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Essential Abilities for the Practical Nursing Student


Practical Nursing students must be able to do the following:

  • Physical and mental proficiency and energy to fulfill job description. 
  • Adequate vision (with correction, if necessary, to read medication labels). 
  • Hearing (with assistive device, if necessary). 
  • Speech, to be understood by all persons across the life span. 
  • Sense of touch to feel pulses, temperature, assessments. 
  • Manual dexterity (of all limbs to operate equipment, syringes and switches) 
  • Strength to push, pull or lift greater than fifty (50) pounds. 
  • Ability to lift, carry, push, pull, stoop, and bend, depending on assigned unit. 
  • Ability to squat and crouch. 
  • Ability to kneel, crawl and climb. 
  • Ability to reach above shoulder level. 
  • Ability to stand and walk for long periods of time. 
  • Ability to organize, and effectively manage time to meet deadlines. 
  • Ability to face uncertainties and stress inherent in clinical practice.
  • Ability to perform neat, accurate work. 
  • Ability to respond to increasing pressure, emergencies and workloads.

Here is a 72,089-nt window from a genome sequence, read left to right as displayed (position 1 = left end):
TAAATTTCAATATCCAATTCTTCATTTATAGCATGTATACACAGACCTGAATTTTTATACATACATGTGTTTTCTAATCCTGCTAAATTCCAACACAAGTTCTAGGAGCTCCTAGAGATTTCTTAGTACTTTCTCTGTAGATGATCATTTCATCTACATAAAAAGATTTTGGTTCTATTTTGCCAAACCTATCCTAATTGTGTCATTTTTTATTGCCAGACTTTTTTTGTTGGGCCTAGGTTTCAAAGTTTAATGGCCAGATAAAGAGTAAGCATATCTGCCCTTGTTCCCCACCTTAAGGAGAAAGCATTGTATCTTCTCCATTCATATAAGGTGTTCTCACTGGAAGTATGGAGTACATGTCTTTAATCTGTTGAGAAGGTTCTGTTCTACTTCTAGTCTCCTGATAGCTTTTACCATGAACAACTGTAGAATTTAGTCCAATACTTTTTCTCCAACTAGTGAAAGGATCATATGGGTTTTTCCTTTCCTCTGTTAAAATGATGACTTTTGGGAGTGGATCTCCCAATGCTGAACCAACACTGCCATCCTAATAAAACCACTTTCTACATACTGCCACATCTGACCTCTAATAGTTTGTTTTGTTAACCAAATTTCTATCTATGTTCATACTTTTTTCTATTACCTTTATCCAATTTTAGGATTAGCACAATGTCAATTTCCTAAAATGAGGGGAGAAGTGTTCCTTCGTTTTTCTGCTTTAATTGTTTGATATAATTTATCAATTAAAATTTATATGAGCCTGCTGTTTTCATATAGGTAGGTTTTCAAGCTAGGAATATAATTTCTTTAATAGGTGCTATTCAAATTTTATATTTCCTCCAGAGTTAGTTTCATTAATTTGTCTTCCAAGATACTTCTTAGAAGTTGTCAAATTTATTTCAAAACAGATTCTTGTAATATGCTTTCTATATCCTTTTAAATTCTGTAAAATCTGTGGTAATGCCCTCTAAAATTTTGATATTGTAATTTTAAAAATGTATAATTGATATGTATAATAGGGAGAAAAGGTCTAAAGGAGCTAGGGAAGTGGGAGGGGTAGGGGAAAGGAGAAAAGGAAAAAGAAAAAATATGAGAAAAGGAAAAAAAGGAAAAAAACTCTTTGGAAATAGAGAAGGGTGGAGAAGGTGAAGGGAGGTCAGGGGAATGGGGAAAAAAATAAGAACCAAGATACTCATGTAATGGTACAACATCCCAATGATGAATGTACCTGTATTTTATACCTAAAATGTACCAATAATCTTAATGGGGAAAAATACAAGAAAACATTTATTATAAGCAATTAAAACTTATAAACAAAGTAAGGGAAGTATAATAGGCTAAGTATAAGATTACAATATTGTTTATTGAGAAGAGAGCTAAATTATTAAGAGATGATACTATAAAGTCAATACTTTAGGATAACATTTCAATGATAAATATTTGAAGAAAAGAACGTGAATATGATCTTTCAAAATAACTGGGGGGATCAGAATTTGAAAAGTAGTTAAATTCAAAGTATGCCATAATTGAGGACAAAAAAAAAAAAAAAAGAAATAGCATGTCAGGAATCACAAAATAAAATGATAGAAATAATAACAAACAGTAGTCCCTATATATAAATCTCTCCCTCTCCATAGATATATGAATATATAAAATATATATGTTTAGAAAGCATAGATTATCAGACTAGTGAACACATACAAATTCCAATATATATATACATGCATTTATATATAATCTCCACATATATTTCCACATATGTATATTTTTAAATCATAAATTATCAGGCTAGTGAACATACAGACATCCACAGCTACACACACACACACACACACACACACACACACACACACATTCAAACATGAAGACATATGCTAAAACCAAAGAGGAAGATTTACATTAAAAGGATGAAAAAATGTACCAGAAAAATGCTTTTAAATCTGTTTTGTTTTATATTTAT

• Ability to set priorities. 
  • Ability to apply hospital policies and procedures. 
  • Ability to communicate, in English, effectively and understandably with all health care providers and consumers using both verbal and non-verbal skills. 
  • Ability to communicate, in English, with acute and chronically ill patients and their significant others. 
  • Ability to examine and modify our behaviors and attitudes and accepts constructive criticism as needed to facilitate learning and interpersonal relationships.
  • Ability to document completely and legibly, using acceptable, professional terminology. 
  • Ability to use a computer system.

The above list of ability requirements was compiled in accordance with clinical facilities used by the Practical Nursing Program and is not inclusive and may differ according to institutional policies.